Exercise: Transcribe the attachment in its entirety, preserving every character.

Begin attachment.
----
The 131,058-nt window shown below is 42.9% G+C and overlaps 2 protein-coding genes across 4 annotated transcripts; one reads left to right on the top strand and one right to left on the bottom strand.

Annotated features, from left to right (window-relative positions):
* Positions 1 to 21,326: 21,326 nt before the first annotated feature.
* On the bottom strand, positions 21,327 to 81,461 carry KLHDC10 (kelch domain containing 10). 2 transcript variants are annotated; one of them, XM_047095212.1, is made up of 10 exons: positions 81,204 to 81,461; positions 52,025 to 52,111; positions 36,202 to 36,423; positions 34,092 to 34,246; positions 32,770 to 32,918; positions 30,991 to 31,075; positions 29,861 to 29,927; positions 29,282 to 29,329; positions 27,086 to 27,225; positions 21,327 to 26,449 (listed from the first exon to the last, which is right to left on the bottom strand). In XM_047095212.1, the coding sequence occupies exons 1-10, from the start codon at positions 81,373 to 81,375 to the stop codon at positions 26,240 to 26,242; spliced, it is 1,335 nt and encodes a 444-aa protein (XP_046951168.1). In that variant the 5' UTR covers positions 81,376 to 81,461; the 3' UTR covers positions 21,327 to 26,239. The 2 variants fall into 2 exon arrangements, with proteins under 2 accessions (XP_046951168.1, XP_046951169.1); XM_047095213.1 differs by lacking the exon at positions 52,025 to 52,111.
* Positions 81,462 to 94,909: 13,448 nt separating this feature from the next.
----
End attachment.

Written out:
The 131,058-nt window shown below is 42.9% G+C and overlaps 2 protein-coding genes across 4 annotated transcripts; one reads left to right on the top strand and one right to left on the bottom strand.

Annotated features, from left to right (window-relative positions):
* Positions 1 to 21,326: 21,326 nt before the first annotated feature.
* On the bottom strand, positions 21,327 to 81,461 carry KLHDC10 (kelch domain containing 10). 2 transcript variants are annotated; one of them, XM_047095212.1, is made up of 10 exons: positions 81,204 to 81,461; positions 52,025 to 52,111; positions 36,202 to 36,423; positions 34,092 to 34,246; positions 32,770 to 32,918; positions 30,991 to 31,075; positions 29,861 to 29,927; positions 29,282 to 29,329; positions 27,086 to 27,225; positions 21,327 to 26,449 (listed from the first exon to the last, which is right to left on the bottom strand). In XM_047095212.1, the coding sequence occupies exons 1-10, from the start codon at positions 81,373 to 81,375 to the stop codon at positions 26,240 to 26,242; spliced, it is 1,335 nt and encodes a 444-aa protein (XP_046951168.1). In that variant the 5' UTR covers positions 81,376 to 81,461; the 3' UTR covers positions 21,327 to 26,239. The 2 variants fall into 2 exon arrangements, with proteins under 2 accessions (XP_046951168.1, XP_046951169.1); XM_047095213.1 differs by lacking the exon at positions 52,025 to 52,111.
* Positions 81,462 to 94,909: 13,448 nt separating this feature from the next.